Chapter

Holocaust Denial and Hate Speech

Robert A. Kahn

in Genocide Denials and the Law

Published in print January 2011 | ISBN: 9780199738922
Published online May 2011 | e-ISBN: 9780199895199 | DOI: http://dx.doi.org/10.1093/acprof:oso/9780199738922.003.0004
Holocaust Denial and Hate Speech

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This chapter argues that “bare” Holocaust denial—the denial of the gas chambers, the six-million figure, and the Nazi policy of extermination—is, in those parts of Europe with direct experience with Nazi rule, a form of hate speech. It falls into this category for a number of reasons. First, there is a well-organized movement on the extreme Right that uses Holocaust denial to rehabilitate Hitler and the Nazis. Second, in countries where descendants of the victims and perpetrators live together, denial—and state toleration of it—suggests that the agreement to treat May 1945 as “Ground Zero” is open to revision. This helps explain how even an advocate of free speech such as Deborah Lipstadt can hesitate when it comes to Germany and Austria. Finally, by ignoring the deaths of thousands of people, deniers separate the survivors from the rest of society, a separation that imposes the type of “aloneness” that is characteristic of traditional hate speech.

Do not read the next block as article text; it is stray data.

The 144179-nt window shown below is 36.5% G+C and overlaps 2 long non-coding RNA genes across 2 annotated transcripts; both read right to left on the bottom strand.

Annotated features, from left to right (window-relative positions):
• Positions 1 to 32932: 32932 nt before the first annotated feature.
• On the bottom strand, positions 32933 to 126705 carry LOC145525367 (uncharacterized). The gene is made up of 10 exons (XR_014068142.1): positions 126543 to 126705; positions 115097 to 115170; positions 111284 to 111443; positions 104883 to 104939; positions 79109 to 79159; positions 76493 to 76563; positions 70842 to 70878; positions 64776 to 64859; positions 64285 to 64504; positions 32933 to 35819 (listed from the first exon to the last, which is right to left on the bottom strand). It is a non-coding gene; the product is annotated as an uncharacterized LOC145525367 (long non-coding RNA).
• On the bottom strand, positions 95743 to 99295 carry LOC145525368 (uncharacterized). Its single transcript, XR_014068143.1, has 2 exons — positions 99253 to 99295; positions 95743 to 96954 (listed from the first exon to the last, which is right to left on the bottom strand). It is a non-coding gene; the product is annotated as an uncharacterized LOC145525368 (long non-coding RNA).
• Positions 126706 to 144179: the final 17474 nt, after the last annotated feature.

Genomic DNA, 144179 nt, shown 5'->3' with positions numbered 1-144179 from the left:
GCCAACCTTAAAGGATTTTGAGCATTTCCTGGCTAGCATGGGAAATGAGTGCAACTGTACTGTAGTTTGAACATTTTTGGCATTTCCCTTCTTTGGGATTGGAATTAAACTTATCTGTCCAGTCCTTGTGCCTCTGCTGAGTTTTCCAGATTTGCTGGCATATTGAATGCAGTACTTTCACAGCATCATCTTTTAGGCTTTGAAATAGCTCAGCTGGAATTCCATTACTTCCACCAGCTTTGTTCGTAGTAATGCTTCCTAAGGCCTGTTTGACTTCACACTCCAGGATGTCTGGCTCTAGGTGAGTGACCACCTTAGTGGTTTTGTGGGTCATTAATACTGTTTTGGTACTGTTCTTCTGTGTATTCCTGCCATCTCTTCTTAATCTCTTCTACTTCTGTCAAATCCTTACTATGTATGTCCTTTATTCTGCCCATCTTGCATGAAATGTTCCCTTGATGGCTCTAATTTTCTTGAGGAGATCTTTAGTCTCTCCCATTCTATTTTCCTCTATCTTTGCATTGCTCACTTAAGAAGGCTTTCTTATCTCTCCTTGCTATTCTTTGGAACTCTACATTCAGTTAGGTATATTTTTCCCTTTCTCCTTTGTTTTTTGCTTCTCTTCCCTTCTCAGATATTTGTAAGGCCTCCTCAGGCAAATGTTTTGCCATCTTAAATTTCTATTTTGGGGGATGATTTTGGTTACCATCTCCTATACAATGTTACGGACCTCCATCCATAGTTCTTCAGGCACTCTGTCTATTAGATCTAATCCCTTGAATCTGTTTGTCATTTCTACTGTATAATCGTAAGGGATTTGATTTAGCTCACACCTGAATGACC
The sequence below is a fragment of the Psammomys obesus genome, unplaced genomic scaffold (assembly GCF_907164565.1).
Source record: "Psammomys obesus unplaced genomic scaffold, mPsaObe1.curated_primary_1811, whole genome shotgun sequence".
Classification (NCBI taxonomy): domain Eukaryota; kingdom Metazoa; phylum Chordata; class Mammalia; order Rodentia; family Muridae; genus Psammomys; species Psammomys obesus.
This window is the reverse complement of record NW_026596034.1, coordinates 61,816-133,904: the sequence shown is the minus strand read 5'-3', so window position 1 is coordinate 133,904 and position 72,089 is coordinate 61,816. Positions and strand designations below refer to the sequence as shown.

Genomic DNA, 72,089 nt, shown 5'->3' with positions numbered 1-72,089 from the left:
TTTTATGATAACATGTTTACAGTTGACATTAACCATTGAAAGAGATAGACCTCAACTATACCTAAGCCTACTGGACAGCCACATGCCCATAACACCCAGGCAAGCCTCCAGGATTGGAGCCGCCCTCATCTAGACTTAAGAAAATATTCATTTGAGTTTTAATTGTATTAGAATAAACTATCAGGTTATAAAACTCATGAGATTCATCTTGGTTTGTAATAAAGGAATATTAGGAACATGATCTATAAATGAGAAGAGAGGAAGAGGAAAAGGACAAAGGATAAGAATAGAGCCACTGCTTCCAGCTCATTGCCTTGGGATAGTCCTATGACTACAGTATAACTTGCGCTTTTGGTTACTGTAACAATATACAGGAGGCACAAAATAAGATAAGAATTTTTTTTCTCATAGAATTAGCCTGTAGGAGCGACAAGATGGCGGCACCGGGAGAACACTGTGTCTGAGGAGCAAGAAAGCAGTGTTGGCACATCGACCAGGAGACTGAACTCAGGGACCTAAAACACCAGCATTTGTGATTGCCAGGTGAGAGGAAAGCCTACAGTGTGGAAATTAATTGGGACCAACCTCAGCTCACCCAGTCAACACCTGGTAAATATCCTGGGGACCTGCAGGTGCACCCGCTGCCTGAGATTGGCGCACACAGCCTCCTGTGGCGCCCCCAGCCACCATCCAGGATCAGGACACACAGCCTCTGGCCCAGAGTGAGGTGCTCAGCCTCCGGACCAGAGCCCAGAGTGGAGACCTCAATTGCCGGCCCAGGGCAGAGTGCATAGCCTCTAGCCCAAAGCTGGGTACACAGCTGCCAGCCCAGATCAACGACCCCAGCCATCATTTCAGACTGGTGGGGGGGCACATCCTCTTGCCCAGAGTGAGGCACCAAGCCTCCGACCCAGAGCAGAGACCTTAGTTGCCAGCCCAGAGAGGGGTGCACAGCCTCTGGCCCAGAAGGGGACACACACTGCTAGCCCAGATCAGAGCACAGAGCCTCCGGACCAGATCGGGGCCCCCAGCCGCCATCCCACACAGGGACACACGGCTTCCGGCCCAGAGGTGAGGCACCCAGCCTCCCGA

Keywords: denial; Holocaust; hate speech; genocide denial; Deborah Lipstadt

Chapter.  13784 words. 

Subjects: Public International Law

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